Questioning: an essential tool Strategic questioning: selecting and using specific types of questions. Researchers have created a variety of ways to categorize types of questions: Bloom’s Taxonomy Socratic Questioning Productive questions (Martens, 1999) Blosser’sQuestion Category System for Science (QCSS, 1973)
Socratic Questioning conceptual clarification questions(Why are you saying that? What exactly does this mean? ) probing assumptions (How can you verify or disprove that assumption? What would happen if ... ? ) probing rationale, reasons and evidence (What do you think causes ... ? What is the nature of this? ) questioning viewpoints and perspectives (Why it is ... necessary? Who benefits from this? ) probe implications and consequences (What are the implications of ... ? How does ... affect ... ? ) questions about the question (Why do you think I asked this question?What does that mean? ) From http://changingminds.org/techniques/questioning/socratic_questions.htm
Types of Questions Research reveals a high frequency of basic questioning in the classroom: Rhetorical – “Are we all here?” “Read-it-and-repeat-it” Lower level thinking without further development More open-ended questions: More thoughtful responses Stimulate discussion
Inquiry & Questioning Questioning can lead to deeper inquiry experiences. “feedback loop” 1- Teachers ask questions to elicit levels of student understanding 2- Students respond- orally, diagram, drawings 3- Teachers recognize and acknowledge student responses. 4- Teachers provide scaffolds to improve learning and understanding.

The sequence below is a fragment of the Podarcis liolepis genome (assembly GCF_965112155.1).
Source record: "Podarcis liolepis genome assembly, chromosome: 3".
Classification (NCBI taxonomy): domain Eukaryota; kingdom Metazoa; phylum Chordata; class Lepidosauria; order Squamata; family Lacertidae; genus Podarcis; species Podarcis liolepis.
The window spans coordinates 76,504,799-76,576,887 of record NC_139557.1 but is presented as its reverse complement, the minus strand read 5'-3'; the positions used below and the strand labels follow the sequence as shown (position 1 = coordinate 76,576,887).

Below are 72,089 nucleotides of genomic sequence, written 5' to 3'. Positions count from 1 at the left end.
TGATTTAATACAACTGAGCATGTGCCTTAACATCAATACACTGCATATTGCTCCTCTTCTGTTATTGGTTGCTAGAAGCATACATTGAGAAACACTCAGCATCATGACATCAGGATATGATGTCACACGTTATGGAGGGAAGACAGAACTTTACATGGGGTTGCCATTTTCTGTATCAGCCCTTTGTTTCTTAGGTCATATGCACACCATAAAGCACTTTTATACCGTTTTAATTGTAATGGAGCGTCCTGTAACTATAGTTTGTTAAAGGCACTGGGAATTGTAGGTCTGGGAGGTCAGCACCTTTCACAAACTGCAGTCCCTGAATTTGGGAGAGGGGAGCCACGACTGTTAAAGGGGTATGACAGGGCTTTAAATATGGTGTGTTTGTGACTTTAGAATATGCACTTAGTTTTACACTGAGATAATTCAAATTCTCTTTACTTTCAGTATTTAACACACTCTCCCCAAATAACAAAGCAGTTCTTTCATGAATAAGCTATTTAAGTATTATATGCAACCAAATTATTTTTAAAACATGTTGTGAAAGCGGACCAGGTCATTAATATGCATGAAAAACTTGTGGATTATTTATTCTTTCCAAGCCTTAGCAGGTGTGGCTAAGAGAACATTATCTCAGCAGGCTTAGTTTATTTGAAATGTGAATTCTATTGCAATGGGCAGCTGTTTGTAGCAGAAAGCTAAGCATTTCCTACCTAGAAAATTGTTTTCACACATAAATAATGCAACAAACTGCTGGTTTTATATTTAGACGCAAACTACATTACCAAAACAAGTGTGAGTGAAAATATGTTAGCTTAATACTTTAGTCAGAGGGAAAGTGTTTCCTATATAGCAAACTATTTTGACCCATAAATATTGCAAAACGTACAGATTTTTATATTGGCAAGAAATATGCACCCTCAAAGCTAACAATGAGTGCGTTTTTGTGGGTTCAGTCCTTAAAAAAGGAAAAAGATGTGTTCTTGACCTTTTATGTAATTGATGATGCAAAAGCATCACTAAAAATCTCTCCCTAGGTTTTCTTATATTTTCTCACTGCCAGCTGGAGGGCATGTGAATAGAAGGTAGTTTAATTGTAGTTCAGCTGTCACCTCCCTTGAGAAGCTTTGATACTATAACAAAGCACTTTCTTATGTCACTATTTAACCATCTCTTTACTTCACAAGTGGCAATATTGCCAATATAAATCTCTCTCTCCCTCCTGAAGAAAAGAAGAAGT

Inquiry & Questioning 5-E Model Table 7-1 (p. 188)Engage- Initiate InquiryExplore- Guide Discussions of ObservationsExplain- Guide Discussions of ExplanationsElaborate- Guide Discussions of Applications to New Situations Questions to promote inquiry http://tlc.ousd.k12.ca.us/~acody/inquiryquery.html
Respond to students (Table 7-2 p.195) Accept student responses Acknowledge, reinforce, repeat Establish safe learning environment Extend student responses Build on, compare, apply, summarize Probe student responses Go beyond superficial responses Build on ideas, clarify, justify, verify
Final thoughts Questions need to serve a purpose and reflect a genuine intent to promote learning. Wait time supports processing, increases participation, positive for students. Fade teachers’ questioning support; develop students’ metacognition Broaden questioning repertoire Support critical thinking skills Support inquiry in the science classroom